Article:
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Inhalable insulin

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(Redirected from Exubera)

Inhalable insulin is a powdered form of insulin, delivered with an inhaler into the lungs where it is absorbed.[1] In general inhaled insulins have been more rapidly absorbed than subcutaneous injected insulin, with faster peak concentration in serum and more rapid metabolism.[2]

Exubera, developed by Inhale Therapeutics (later named Nektar Therapeutics), became the first inhaled insulin product to be marketed, in 2006 by Pfizer,[3] but poor sales led Pfizer to withdraw it in 2007.[4] Afrezza, a monomeric inhaled, ultra rapid-acting insulin developed by Mannkind, was approved by the FDA in 2014 and is the only inhaled insulin commercialized at the moment.[5]


Insulin was discovered by Sir Frederick G Banting, Charles H Best, and JJR Macleod from the University of Toronto in 1921 as an injectable agent.[6] German researchers first introduced the idea of inhalable insulin in 1924.[7] Years of failure followed until scientists realized they might be able to use new technologies to turn insulin into a concentrated powder with particles sized for inhalation.[citation needed]

In the 1980s Nektar Therapeutics, based on work by A. Carl Leopold on vitrifying proteins, developed technology to make insulin into small particles, technology then licensed to Pfizer. Alkermes developed a delivery device that they licensed to Eli Lilly and Company.[7]

Once concrete methods were developed, human tests began in the late 1990s.[7] In January 2006, the U.S. Food and Drug Administration (FDA) approved the use of Exubera, a form of inhalable insulin developed by Pfizer.[3] It was approved in the UK in August 2006 but reimbursed by the National Health Service only for people who had problems with needles.[8] It was not reimbursed by any US insurer.[9] A 2007 systematic review concluded that the inhaled hexameric insulin (Exubera) "appears to be as effective, but no better than injected short-acting insulin. The additional cost is so much more that it is unlikely to be cost-effective."[10] In 2007, Pfizer announced that it would no longer manufacture or market Exubera. According to Chairman and CEO Jeffrey Kindler this was because Exubera "failed to gain acceptance among patients and physicians".[4]

At the time of Exubera's discontinuation, several other companies were pursuing inhaled insulin including Alkermes working with Eli Lilly and Company,[11] MannKind Corporation,[12][13] and Aradigm working with Novo Nordisk. By March 2008, except for MannKind's Afrezza product, all of these products had been discontinued because investors all decided to withdraw funding.[14]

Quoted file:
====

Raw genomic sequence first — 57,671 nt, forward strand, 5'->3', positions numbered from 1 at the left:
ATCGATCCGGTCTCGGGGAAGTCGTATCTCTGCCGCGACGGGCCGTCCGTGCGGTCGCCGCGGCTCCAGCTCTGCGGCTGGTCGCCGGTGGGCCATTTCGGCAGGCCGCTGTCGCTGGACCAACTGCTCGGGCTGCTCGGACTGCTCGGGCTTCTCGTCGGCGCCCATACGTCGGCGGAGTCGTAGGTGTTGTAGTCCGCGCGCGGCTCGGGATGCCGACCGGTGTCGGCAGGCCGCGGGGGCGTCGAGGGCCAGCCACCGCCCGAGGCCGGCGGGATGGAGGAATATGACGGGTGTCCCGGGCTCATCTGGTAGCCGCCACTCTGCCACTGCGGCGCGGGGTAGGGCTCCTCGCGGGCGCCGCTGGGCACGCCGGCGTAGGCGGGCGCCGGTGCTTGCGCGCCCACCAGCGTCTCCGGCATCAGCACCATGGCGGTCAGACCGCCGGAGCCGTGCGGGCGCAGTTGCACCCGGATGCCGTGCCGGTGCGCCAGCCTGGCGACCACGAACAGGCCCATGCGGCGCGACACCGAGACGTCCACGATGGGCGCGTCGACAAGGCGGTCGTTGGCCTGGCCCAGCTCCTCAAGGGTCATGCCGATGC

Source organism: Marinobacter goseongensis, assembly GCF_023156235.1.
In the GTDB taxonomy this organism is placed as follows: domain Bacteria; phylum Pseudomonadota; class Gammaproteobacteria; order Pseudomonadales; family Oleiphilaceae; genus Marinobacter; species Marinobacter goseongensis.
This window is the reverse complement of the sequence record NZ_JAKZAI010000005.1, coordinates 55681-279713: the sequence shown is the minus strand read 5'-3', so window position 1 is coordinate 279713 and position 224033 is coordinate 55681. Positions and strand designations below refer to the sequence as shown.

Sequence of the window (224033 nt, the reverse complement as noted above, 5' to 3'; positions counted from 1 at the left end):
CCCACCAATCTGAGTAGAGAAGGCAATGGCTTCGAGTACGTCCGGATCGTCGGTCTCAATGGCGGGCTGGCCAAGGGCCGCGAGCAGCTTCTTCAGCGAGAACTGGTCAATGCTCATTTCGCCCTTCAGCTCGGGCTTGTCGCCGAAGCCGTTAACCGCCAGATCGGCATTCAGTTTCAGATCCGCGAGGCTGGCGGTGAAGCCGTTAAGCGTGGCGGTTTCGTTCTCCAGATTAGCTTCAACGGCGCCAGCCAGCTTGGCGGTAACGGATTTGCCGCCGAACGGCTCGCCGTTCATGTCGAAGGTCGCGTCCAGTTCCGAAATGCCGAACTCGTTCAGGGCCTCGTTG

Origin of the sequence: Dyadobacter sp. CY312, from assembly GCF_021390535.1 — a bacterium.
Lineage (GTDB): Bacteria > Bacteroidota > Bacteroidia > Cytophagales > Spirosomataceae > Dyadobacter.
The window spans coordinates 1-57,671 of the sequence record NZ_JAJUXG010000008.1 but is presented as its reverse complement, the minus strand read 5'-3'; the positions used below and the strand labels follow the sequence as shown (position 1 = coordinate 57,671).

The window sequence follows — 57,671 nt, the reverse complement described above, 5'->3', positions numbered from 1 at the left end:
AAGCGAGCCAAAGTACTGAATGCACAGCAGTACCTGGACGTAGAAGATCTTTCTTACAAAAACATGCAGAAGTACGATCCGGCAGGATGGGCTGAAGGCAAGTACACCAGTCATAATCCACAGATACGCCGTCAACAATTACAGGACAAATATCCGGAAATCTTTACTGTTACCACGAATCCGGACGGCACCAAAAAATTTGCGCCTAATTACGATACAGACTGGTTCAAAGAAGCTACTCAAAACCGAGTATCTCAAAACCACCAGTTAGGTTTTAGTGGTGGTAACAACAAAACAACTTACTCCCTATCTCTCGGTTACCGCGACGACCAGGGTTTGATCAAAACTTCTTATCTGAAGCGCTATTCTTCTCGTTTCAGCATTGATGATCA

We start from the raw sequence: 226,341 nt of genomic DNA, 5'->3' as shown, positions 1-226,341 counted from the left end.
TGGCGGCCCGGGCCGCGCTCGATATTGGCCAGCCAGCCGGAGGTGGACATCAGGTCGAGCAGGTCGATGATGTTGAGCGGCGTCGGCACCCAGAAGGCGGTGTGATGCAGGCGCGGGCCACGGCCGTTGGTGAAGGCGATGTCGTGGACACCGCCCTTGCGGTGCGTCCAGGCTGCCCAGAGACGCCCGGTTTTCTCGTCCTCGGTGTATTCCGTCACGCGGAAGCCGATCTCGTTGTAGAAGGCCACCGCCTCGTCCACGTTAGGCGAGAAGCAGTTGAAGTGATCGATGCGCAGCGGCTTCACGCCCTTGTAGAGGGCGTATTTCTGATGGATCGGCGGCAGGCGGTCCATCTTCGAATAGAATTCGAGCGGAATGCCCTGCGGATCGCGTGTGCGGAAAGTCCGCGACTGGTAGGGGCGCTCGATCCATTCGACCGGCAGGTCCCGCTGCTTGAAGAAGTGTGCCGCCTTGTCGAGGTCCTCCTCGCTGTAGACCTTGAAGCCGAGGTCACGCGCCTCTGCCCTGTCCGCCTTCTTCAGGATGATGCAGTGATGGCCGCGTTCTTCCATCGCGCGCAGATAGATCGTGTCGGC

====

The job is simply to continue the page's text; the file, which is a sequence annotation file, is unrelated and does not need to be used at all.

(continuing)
On March 16, 2009 MannKind submitted a new drug application for their inhalable insulin. In 2011 the FDA denied approval of Afrezza; because the design of the delivery device had changed, it requested additional clinical trials to ensure that people would use it the same way as the earlier versions.[15] After conducting further studies, Mannkind submitted a new application, and in June, 2014, the FDA approved Afrezza for both Type I and Type II adult diabetics, with a label restriction for patients having asthma, active lung cancer or COPD.[5][16] In 2014 Mannkind and Sanofi agreed that Sanofi would take over manufacturing and marketing of Afrezza,[17] but Sanofi said it was dropping the effort in January 2016 due to poor sales of $7.5 million in 2015;[18] the companies formally terminated the agreement in November 2016.[19] At the time that Sanofi announced it was dropping the product Mannkind said it would continue alone,[18] and it had taken over manufacturing and relaunched the drug by July 2016.[19] According to results presented at the 2018 meeting of the American Diabetes Association (ADA), Afrezza increases the time that blood glucose levels remain in optimal range (74 – 106 mg/dl), reducing both spikes in blood glucose and time in hypoglycemia in adults with Type I diabetes, compared to insulin Aspart.[20]